Antoine Walker had it all, and he lost it.
Now he's hoping to help young athletes destined for the former, avoid the latter.
And to do that, the former NBA veteran has spent the last two years working on a documentary, Gone In An Instant, telling the story of how he went from NBA champion and multi-millionaire to facing felony charges stemming from gambling debts and ultimately filing for bankruptcy in 2010 before turning his life around.
"I’m telling my life story about the trials and tribulations I went through throughout my career, on and off the court," he told CSN Chicago. "I’m just trying to make it a learning tool."
Walker was drafted No. 6 overall by the Celtics in the 1996 NBA Draft in a class that included Allen Iverson, Kobe Bryant, Steve Nash, Ray Allen, Jermaine O'Neal and Marcus Camby. Fresh off a national championship with Kentucky his sophomore year, the 6-foot-8 power forward averaged 17.5 points per game as a rookie and was an All-Star in his second season. By his fourth NBA season he was making $9 million a year, and by 2005 had earned nearly $80 million, not including his marketing deal with adidas.
He signed with the Miami Heat in 2005, where he averaged 12.2 points per game and was the team's leading scorer in the playoffs (13.3 points per game) as Dwyane Wade and Shaquille O'Neal helped the Heat to an NBA title. He bounced around to the Timberwolves and Grizzlies after that, and by the time he exited the NBA for good in 2009, he had earned more than $113 million.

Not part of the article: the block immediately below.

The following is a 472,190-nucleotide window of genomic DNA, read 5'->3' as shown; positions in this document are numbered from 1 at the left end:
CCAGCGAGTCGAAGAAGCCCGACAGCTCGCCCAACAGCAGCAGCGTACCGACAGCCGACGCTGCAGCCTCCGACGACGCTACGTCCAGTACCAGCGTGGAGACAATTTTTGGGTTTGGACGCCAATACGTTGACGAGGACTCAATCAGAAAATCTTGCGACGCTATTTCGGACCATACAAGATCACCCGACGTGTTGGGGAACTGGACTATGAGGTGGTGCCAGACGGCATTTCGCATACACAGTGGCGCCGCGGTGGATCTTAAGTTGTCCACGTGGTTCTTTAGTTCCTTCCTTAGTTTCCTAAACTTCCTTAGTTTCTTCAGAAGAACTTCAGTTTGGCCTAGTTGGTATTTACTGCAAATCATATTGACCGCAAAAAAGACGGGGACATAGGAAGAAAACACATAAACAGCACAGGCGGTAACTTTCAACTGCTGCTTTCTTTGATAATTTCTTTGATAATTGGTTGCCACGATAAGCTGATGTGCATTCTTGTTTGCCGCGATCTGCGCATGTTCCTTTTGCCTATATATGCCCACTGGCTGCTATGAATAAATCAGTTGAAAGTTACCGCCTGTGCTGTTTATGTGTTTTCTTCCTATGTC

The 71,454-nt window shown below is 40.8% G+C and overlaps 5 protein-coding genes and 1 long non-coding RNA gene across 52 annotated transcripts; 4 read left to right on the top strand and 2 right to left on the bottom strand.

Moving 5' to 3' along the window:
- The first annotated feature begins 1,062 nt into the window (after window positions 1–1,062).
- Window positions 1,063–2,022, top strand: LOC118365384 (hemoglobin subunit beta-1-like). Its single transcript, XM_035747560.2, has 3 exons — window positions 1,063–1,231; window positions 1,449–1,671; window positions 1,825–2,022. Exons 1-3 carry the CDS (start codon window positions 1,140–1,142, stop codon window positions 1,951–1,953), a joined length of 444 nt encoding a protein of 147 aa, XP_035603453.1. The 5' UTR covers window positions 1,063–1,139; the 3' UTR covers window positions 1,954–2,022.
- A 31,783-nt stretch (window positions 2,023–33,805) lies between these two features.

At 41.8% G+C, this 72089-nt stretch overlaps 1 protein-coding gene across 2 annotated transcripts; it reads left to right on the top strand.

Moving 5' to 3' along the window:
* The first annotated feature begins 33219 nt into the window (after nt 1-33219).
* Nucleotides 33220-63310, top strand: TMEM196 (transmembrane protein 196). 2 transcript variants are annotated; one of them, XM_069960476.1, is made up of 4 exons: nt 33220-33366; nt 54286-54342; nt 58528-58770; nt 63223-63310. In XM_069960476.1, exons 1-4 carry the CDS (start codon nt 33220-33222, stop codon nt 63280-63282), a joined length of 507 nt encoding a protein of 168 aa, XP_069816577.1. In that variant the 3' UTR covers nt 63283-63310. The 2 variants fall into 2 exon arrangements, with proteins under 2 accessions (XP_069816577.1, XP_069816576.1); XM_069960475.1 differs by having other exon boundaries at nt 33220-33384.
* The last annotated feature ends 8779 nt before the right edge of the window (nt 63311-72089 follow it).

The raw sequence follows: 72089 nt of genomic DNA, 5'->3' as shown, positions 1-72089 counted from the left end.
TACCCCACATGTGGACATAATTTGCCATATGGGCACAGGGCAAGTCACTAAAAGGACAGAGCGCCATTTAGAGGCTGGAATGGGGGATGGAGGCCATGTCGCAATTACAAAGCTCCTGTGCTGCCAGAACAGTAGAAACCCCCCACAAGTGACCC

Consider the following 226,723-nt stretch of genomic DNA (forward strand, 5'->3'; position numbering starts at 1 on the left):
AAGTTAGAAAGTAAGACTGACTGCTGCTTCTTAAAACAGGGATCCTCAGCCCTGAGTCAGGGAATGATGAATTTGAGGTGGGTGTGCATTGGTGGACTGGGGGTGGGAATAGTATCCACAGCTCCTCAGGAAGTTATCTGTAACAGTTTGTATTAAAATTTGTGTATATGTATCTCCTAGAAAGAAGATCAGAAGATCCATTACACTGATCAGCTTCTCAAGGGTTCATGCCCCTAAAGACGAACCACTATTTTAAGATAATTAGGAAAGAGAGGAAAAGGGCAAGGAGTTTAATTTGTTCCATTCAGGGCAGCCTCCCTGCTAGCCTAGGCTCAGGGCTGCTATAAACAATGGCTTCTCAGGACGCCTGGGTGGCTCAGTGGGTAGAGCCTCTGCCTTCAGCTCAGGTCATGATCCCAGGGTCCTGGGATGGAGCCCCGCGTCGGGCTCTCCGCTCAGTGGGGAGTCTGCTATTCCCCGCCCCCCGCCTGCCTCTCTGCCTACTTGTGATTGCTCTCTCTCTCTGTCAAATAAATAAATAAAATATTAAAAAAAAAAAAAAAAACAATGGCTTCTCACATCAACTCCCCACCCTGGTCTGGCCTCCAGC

A three-time All-Star, NBA champion who had averaged 17.5 points during his 13-year career, Walker's battles were only beginning. In the summer of 2009 he was charged with three felony counts of writing more than $800,000 in bad checks in Las Vegas, ultimately pleading guilty to one count and being put on probation. Less than a year later he filed for Chapter 7 bankruptcy protection in Miami, admitting to $12.7 million in debts. He was forced to sell off everything he owned, including his championship ring for a mere $21,500.
It was rock bottom for the Chicago native, who played at Mount Carmel with Donovan McNabb. But it wasn't the end of the story, either.
Walker turned his life around, became debt-free and began work on his documentary. He takes blame for his financial troubles, though admitted his agent and financial advisors didn't do enough to help a 19-year-old kid who became a millionaire overnight.
"(My agent) gave me a list of financial advisors I could go with. At that time your agent was more about your marketing deal, getting his money and making sure he gets his 4 percent. At that time I did have a financial advisor, but I wasn’t taught step-by-step or how to invest, what to invest in, mutual stocks, bonds, stuff like that," he said. "And now I want to use my story to teach a lot of guys that."
He's back on track, but he wants to help young athletes make sure they don't make the same mistakes he did.
In addition to the documentary Walker has set up The 8 Foundation whose mission, according to his website, is "to develop and deliver comprehensive financial literacy programs to an underserved segment of our youth population. It will accomplish its mission by partnering with reputable financial institutions, youth organizations and schools to prove age-appopriate educational material teaching tools."
"I felt like it was a black cloud over my head, and people mis-portrayed me in a certain way because of the financial troubles I went through," he said. "So, I wanted to be able to tell my story but also make it a learning curve for a lot of guys. I want to make sure I help out the young guys. We all go through the same walks in life and I want to make sure they don’t make the same mistakes I made."
You can read more about Walker's documentary, mission and foundation by checking out his website here.